by Courtney Milan
Series: Worth Saga #2.75
Also in this series: After the Wedding, The Pursuit Of...
Publisher: Courtney Milan
Publication Date: March 26, 2019
I received an advance review copy of this book from Publisher. This does not affect my opinion of the book or the content of my review.My rating:
Mrs. Bertrice Martin—a widow, some seventy-three years young—has kept her youthful-ish appearance with the most powerful of home remedies: daily doses of spite, regular baths in man-tears, and refusing to give so much as a single damn about her Terrible Nephew.
Then proper, correct Miss Violetta Beauchamps, a sprightly young thing of five and sixty, crashes into her life. The Terrible Nephew is living in her rooming house, and Violetta wants him gone.
Mrs. Martin isn’t about to start giving damns, not even for someone as intriguing as Miss Violetta. But she hatches another plan—to make her nephew sorry, to make Miss Violetta smile, and to have the finest adventure of all time.
If she makes Terrible Men angry and wins the hand of a lovely lady in the process? Those are just added bonuses.
Author’s Note: Sometimes I write villains who are subtle and nuanced. This is not one of those times. The Terrible Nephew is terrible, and terrible things happen to him. Sometime villains really are bad and wrong, and sometimes, we want them to suffer a lot of consequences.
Courtney Milan is one of my insta-buy authors, so when I heard she was writing a new novella that featured two elderly women who take on the patriarchy and fall in love… well, you can imagine my reaction! Though this is part of a series, reading the other books isn’t necessary to enjoy this.
“Two wrongs didn’t make a right, but occasionally they did make an escape.”
Violetta has spent forty-seven years managing a series of boarding houses, only to be let go a year short of her promised pension due to issues caused by a tenant, Bertrice (Mrs. Martin’s) Terrible Nephew, who hasn’t paid rent for two years. The obvious course of action, of course, is to misrepresent herself as the actual owner of the boarding house and attempt to scheme Bertrice out of 68 pounds – the supposed amount of back-due rent – an amount which would allow Violetta to retire in comfort. This doesn’t go exactly as planned, of course, and they end up on an adventure involving an off-key Hallelujah choir, farm animals, paying prostitutes not to sleep with people, cheese toast, and an emotional picnic beneath an oak tree.
“I’m used to doing whatever I wish,” Bertrice said, “but I’m also used to people telling me to go to the devil if they don’t want me about. By contrast, you’re one of those.”
“One of which?”
“One of those nice people. You do things you don’t want to do all the time, don’t you? You’re used to it.”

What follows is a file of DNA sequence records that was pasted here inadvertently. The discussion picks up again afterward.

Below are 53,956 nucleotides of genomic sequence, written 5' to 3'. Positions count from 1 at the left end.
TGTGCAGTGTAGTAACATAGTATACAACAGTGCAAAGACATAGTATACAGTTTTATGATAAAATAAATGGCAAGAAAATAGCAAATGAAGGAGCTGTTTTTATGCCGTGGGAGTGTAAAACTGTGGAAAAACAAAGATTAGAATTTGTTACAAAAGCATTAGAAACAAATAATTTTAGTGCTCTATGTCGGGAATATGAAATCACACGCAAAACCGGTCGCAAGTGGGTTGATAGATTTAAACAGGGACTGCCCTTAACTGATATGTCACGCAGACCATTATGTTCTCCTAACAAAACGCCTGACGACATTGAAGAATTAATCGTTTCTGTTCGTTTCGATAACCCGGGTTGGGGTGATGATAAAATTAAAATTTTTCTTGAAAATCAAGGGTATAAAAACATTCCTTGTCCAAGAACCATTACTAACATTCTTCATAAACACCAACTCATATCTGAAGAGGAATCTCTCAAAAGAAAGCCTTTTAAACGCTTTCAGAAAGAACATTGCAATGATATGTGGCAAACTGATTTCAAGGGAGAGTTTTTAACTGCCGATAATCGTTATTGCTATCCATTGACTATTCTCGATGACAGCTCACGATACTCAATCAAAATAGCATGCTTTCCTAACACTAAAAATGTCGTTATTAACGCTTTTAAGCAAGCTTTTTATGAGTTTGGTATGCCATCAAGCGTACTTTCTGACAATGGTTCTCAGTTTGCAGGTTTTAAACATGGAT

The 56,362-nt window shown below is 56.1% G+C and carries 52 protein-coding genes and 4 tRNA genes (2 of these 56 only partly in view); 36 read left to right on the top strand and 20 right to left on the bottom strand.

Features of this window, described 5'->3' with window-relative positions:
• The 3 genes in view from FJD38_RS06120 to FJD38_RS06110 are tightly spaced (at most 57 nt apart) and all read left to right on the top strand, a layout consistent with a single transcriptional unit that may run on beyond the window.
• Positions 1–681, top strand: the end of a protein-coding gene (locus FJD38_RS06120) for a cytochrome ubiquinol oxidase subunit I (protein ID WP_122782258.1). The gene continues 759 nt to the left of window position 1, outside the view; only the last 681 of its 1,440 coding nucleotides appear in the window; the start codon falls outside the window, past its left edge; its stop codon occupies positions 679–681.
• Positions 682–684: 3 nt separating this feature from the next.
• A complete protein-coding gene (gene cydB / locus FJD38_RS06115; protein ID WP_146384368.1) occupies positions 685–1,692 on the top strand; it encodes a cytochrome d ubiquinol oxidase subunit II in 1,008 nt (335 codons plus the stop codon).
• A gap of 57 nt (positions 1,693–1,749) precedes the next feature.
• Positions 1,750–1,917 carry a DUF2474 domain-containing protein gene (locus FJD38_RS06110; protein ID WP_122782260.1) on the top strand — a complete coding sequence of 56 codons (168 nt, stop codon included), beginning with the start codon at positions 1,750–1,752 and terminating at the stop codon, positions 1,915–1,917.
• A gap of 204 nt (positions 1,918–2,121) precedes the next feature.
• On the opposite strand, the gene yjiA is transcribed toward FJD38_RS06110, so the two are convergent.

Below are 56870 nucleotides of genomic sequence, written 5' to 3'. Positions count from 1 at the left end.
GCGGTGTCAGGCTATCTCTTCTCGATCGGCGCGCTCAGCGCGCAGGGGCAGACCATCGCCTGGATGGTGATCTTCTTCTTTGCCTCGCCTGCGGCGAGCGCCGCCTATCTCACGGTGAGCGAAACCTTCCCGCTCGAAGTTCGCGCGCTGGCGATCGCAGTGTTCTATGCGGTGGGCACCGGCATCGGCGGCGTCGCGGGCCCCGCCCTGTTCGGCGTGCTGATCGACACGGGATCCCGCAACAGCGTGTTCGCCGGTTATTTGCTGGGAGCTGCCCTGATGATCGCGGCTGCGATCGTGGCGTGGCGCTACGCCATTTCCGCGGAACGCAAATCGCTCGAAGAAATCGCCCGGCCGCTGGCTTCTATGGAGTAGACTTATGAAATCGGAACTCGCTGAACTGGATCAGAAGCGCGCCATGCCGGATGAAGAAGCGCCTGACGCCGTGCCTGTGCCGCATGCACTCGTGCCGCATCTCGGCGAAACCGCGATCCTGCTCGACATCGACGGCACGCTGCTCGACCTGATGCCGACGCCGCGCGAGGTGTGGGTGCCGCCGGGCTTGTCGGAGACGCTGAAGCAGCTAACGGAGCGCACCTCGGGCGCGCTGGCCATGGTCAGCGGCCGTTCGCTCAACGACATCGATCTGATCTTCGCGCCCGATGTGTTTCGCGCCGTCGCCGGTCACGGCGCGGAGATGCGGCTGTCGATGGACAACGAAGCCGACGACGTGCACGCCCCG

First off – both of the ladies are elderly women (sixties and seventies), with all the life experience and ailments you’d expect. While Bertrice is a well-off widow, Violetta is instead a poor spinster, one of many “excess women” who never married. Their disparate financial backgrounds cause some friction at first, especially when Bertrice impulsively insists on staying with Violetta, not realizing she only has a single room. Not even Bertrice’s firebrand attitude, however, can protect her from the loneliness she feels now that her close friends and lover have passed away. While Bertrice is firmly in the “honey badger don’t care” stage, Violetta has spent her life letting herself be pushed to the background. Unlike Bertrice, Violetta’s experiences haven’t hardened her to life, and it’s her warmth that slowly thaws Bertrice. It was especially lovely to have both women firmly expressing that they’re people with desires, and that they haven’t stopped living life or craving someone else’s touch just because they’re reaching the antique stage.
“Discussions never helped anything; they inevitably ended in people begging Bertrice not to do whatever it was she wanted to do. She would then have to waste good effort ignoring them.”
Bertrice views men as invasive pests, to be tolerated or bull-dozered as needed, and none more so than her Terrible Nephew. As Ms. Milan says in her note, he’s not a terribly deep villain. He bullies anyone weaker than him, is financially irresponsible, and generally the caricature of a dissolute, impoverished noble. All of Ms. Milan’s novels have a deeper criticism of society, and in this one it’s just more blatant. Yes, it’s a bit direct, but c’mon, who in this day and age doesn’t want to see two women of a certain vintage rage and destroy the patriarchy? There’s places in the book where both women comment that they feel like they’ve been screaming silently for all of their lives, and this book is the literary equivalent of a primal scream of rage, with a side of justice – and it was a like a release valve for me. Like Ms. Milan’s other books, though, it’s tempered with a lot of humor. Yes, they’re going to get revenge on the Terrible Nephew – but it’s going to be on their own absolutely ridiculous terms.
Overall, this was both an absolute delight and a very cathartic read for me. Highly recommended!